• Although it has no formal program, the Coast Guard is interested in acquiring small, hand-launched UASs such as this RQ-20A Puma, which can be operated from a variety of ships and boats. Coast Guard officials say such small UASs will offer the service great operational flexibility in a variety of situations.  U.S. Navy photo
     Although it has no formal program, the Coast Guard is interested in acquiring small, hand-launched UASs such as this RQ-20A Puma, which can be operated from a variety of ships and boats. Coast Guard officials say such small UASs will offer the service great operational flexibility in a variety of situations. U.S. Navy photo
  • The U.S. Coast Guard plans to deploy unmanned aerial systems (UASs) such as the Boeing ScanEagle from the decks of its cutters. These aircraft will provide the ships with a persistent situational awareness capability.  Photo courtesy of Boeing
     The U.S. Coast Guard plans to deploy unmanned aerial systems (UASs) such as the Boeing ScanEagle from the decks of its cutters. These aircraft will provide the ships with a persistent situational awareness capability. Photo courtesy of Boeing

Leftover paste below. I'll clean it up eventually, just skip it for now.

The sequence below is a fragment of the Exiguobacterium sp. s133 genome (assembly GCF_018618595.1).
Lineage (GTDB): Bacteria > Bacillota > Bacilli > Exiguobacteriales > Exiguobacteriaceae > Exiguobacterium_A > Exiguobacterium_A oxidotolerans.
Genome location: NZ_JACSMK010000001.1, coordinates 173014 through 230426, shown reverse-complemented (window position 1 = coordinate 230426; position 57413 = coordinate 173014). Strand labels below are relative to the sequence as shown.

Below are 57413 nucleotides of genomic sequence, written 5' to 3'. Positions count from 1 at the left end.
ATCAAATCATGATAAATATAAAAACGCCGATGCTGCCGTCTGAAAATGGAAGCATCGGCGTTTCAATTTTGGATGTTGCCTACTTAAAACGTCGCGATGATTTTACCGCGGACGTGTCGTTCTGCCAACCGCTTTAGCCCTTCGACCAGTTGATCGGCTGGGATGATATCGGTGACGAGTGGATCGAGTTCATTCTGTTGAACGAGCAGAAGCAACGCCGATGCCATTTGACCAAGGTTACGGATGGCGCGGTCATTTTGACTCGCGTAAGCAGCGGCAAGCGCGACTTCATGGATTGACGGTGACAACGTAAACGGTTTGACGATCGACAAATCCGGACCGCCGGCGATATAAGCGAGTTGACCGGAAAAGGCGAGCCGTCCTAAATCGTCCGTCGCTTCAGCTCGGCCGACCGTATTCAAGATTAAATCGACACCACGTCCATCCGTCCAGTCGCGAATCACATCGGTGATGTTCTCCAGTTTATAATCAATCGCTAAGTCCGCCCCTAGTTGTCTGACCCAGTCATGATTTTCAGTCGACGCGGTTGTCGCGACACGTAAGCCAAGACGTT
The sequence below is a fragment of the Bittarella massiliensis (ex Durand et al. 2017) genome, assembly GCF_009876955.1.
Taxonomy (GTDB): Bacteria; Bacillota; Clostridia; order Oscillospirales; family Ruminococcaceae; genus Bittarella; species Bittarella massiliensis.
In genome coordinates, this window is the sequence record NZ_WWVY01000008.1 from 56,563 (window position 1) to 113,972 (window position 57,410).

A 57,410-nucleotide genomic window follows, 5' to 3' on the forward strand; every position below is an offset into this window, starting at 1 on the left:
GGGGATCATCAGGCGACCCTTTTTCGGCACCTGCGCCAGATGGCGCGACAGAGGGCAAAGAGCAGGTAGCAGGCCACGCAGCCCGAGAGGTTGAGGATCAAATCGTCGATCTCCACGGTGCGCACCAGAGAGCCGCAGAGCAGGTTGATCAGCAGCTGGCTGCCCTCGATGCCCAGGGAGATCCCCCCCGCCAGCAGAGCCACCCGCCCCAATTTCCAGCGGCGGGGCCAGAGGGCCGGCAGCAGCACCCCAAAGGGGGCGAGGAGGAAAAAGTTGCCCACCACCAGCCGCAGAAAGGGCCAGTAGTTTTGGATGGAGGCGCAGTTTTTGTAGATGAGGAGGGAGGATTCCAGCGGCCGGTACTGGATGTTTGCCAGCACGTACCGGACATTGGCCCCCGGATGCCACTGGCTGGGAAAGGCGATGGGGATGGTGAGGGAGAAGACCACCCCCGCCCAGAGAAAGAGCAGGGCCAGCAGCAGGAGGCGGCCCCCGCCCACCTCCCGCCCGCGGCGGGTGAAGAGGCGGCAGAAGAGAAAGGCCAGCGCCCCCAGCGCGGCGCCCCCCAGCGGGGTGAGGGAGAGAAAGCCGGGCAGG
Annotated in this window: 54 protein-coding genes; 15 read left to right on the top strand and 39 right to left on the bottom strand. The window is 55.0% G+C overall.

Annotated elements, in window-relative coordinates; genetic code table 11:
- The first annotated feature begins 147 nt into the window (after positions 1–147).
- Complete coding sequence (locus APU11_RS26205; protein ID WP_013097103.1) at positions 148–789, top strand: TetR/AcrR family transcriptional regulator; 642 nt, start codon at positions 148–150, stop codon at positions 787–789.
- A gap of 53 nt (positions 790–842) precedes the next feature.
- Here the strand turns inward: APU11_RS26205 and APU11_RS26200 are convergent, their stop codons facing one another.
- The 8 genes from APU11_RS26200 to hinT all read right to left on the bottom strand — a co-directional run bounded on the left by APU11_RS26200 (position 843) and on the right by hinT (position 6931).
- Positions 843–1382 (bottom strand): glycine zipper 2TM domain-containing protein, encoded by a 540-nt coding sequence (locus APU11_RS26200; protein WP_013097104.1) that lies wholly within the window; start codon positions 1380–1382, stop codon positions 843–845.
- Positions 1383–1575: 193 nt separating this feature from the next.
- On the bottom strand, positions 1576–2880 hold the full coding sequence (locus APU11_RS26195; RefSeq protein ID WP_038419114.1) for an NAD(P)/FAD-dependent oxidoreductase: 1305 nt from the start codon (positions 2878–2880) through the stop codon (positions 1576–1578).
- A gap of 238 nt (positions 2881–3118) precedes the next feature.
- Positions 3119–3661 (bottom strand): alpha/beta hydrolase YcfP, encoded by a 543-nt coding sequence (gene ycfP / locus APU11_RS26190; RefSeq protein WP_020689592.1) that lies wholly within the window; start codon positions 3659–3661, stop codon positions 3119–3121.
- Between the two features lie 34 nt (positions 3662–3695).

High Hopes for Unmanned Aircraft On the High Seas

September 1, 2017
By Henry S. Kenyon


The Coast Guard plans to outfit cutters with the systems to support surveillance and search and rescue.


The U.S. Coast Guard needs more unmanned aircraft as eyes in the sky to support key missions such as search and rescue, drug interdiction and maritime patrol. The service will soon deploy these aircraft from its cutters as part of a long-term effort to expand the Coast Guard’s use of airborne robot platforms. Both ships and shore-based installations will be equipped with medium-range unmanned aerial systems to aid manned aircraft and provide real-time, around-the-clock surveillance.

Acquiring a variety of unmanned aerial systems (UASs) has been one of the Coast Guard’s goals for many years. But tight budgets meant that the service either had to operate as part of joint military programs or bide its time until funds became available. Some of that money came in recent years as Congress allocated funds for the Coast Guard to acquire a medium-range UAS (MRUAS) platform, explains Cmdr. Daniel Broadhurst, USCG, UAS Division chief with the Coast Guard’s Office of Aviation Forces.